07.03.12 Ben Harper & Charlie Musselwhite album entitled 'Get Up' coming Jan. 2013 (Vancouver Sun interview)

by kevin


Ben Harper breaks free

By Francois Marchand, Vancouver SunJuly 3, 2012 2:49 PM

Ben Harper is saving the hammer for Walmart.

Reached via phone in Santa Monica recently, the Grammy-winning roots-rock singer-songwriter was debating whether he would make an appearance at a planned demonstration against the building of a new Walmart store in the heart of Los Angeles’s Chinatown.

The gathering generated quite a bit of media attention and was being directed by his good friend Tom Morello (of Rage Against the Machine fame), with whom Harper recently recorded protest song Save The Hammer For The Man.

“It’s historic Chinatown,” Harper said. “

I love it down there. It’s a special place with a special feel, it’s rich in historic value, and it should be preserved. Part of that preservation should be not allowing a Walmart there. There are so many other places it can go. Let’s not even get into free trade and labour laws.”

The music industry certainly has changed since Harper signed his 10-album contract with label Virgin Records in 1994, which yielded highlights including 1995’s Fight For Your Mind, 1999’s Burn To Shine (with the Innocent Criminals) and 2004’s There Will Be A Light (with the Blind Boys of Alabama).

Back then, CDs were the main way of consuming an artist’s music, and many, including Harper, built a following on fans buying whole albums to obtain the singles they wanted to hear (case in point: Steal My Kisses).

Now, one can just hop on over to iTunes or Amazon and buy a song for a buck without worrying about obtaining entire records.

“I think EPs are the future of rock ’n’ roll,” Harper said. “It makes you fine-tune and hone down your craft. Five songs for five bucks to me is the new math. I think people would be more willing and excited to spend five bucks, and a lot of people don’t make 10 great songs. Five will really give you a chance to shine brighter. I would like to go that way. And maybe I’ll do five twice a year.”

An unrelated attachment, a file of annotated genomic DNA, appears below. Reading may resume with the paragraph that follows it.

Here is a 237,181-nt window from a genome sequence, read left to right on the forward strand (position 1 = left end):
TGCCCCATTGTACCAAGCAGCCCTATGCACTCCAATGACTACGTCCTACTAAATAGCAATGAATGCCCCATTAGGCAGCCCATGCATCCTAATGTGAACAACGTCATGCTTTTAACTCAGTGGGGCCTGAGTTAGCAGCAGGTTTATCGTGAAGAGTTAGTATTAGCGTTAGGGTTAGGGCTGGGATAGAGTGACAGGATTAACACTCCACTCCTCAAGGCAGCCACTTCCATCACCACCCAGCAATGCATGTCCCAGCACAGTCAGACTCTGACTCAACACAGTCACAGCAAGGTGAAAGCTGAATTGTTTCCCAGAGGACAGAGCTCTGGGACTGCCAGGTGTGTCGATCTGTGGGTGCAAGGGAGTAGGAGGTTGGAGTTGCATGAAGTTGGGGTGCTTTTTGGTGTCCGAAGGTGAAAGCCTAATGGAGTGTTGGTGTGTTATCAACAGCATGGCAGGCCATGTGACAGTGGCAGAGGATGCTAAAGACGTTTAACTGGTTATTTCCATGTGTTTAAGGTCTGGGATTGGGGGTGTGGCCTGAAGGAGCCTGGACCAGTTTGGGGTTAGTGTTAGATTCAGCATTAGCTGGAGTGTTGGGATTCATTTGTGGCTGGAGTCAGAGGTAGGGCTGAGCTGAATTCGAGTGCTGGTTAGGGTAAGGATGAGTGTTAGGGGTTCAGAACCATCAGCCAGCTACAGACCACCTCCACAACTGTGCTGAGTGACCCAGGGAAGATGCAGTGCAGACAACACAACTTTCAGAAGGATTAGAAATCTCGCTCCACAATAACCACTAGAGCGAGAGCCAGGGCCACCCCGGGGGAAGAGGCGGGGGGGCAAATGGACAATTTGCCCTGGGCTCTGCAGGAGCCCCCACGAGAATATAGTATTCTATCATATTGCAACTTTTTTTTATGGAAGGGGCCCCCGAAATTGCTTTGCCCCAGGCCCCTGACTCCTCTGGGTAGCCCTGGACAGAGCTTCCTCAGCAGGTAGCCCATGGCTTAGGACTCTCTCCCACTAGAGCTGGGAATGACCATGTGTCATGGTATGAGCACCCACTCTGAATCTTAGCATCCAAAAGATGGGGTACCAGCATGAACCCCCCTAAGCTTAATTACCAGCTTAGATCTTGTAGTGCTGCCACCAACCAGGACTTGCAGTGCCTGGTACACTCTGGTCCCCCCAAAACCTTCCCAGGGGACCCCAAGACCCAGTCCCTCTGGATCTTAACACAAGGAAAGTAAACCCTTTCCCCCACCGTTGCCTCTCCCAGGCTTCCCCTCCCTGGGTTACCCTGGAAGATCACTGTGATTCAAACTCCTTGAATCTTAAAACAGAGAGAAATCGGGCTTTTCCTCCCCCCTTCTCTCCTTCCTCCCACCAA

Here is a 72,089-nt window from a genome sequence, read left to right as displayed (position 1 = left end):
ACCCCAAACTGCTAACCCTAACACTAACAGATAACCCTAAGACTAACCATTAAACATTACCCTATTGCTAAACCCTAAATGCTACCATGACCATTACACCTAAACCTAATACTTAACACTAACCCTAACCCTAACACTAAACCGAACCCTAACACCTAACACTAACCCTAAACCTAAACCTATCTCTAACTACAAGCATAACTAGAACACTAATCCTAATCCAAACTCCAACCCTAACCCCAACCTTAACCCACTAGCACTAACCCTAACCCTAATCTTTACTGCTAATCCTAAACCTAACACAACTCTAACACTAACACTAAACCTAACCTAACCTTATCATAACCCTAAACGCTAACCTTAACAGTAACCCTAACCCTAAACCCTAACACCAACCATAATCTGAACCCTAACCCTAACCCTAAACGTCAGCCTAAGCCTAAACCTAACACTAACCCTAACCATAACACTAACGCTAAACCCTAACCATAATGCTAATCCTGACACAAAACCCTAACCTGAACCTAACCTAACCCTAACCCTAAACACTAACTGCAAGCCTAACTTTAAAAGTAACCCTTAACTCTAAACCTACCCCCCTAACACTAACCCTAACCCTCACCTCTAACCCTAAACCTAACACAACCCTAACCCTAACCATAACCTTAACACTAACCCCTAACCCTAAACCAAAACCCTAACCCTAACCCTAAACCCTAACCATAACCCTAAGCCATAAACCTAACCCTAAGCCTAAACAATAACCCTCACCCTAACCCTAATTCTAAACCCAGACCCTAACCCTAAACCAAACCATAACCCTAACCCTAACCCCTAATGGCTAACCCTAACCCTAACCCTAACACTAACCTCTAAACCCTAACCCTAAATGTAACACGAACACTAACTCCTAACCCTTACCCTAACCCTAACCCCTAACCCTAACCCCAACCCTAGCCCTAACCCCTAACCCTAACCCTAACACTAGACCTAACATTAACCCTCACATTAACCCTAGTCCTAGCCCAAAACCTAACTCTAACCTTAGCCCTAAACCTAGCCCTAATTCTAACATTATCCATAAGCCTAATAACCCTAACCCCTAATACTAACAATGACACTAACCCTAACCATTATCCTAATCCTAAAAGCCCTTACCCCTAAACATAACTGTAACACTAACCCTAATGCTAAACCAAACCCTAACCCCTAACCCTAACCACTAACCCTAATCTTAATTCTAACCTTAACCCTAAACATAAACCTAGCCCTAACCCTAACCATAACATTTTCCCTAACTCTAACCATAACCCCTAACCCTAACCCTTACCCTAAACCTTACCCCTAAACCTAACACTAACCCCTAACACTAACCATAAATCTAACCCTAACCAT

When the 42-year-old penned single Rock n’ Roll is Free last year, he wasn’t thinking about music’s monetary value, although many made that association, considering the crumbling state of the music business.

“When I wrote it, it was more about rock ’n’ roll having more freedom now than before because it’s not confined by industry standards or rules,” Harper said. “But then it was received in different ways and some figured I meant monetarily free. I sort of defended it on that basis as well. The impetus for the song is just the freedom that I feel being off a record label and the freedom music now has, travelling across the world at the press of a button.”

Harper’s latest album Give ’til it’s Gone, which features Rock n’ Roll is Free, was the last album on his Virgin contract.

And although his current band Relentless7 co-wrote a good portion of the material and played on the album along with guests Ringo Starr and Jackson Browne, Harper decided to release the album under his solo name.

The gesture was a symbolic way of closing the book on the long label chapter in Harper’s career, ending things on his terms rather than under the Relentless7 or Innocent Criminals band banner he used on previous records.

Harper agreed things were “immeasurably different” than they were 10 albums ago.

“And it’s so exciting,” he said excitedly.

Harper confirmed he just finished recording a new collaboration album with harmonica master Charlie Musselwhite entitled Get Up, and that release had been set for January 2013 via Concord Records.

"It is blues the way blues is supposed to sound and feel from where I sit. It’s definitely a unique deal and it leaves room for growth.”

The Musselwhite collaboration is the latest in a long line of partnerships with legendary artists that have included, among others, Taj Mahal, The Blind Boys of Alabama, Solomon Burke and longtime friend Eddie Vedder of Pearl Jam.

“Oh man, did I get off on the right planet or what? It’s nuts.”

For his coming Vancouver show, Harper will essentially be revisiting material spanning his whole career, much as he did at the Malkin Bowl in Stanley Park last year. The concert will once again feature Relentless7 as his backing band.

Asked if Vancouver fans were more prone than fans in other cities to “burn one down” — in reference to his song Burn One Down, which has become a “lighting up” anthem — Harper laughed wholeheartedly.

“Yes, they do,” he said, adding the biggest “live” joint he had ever seen was in Vancouver.

“It’s not just that they burn it down more than other places, but they burn it down finer than most places. The most extreme contact high I’ve received while playing was in Vancouver [at the Malkin Bowl]. By the second song I was gone. I hope the gig went okay.”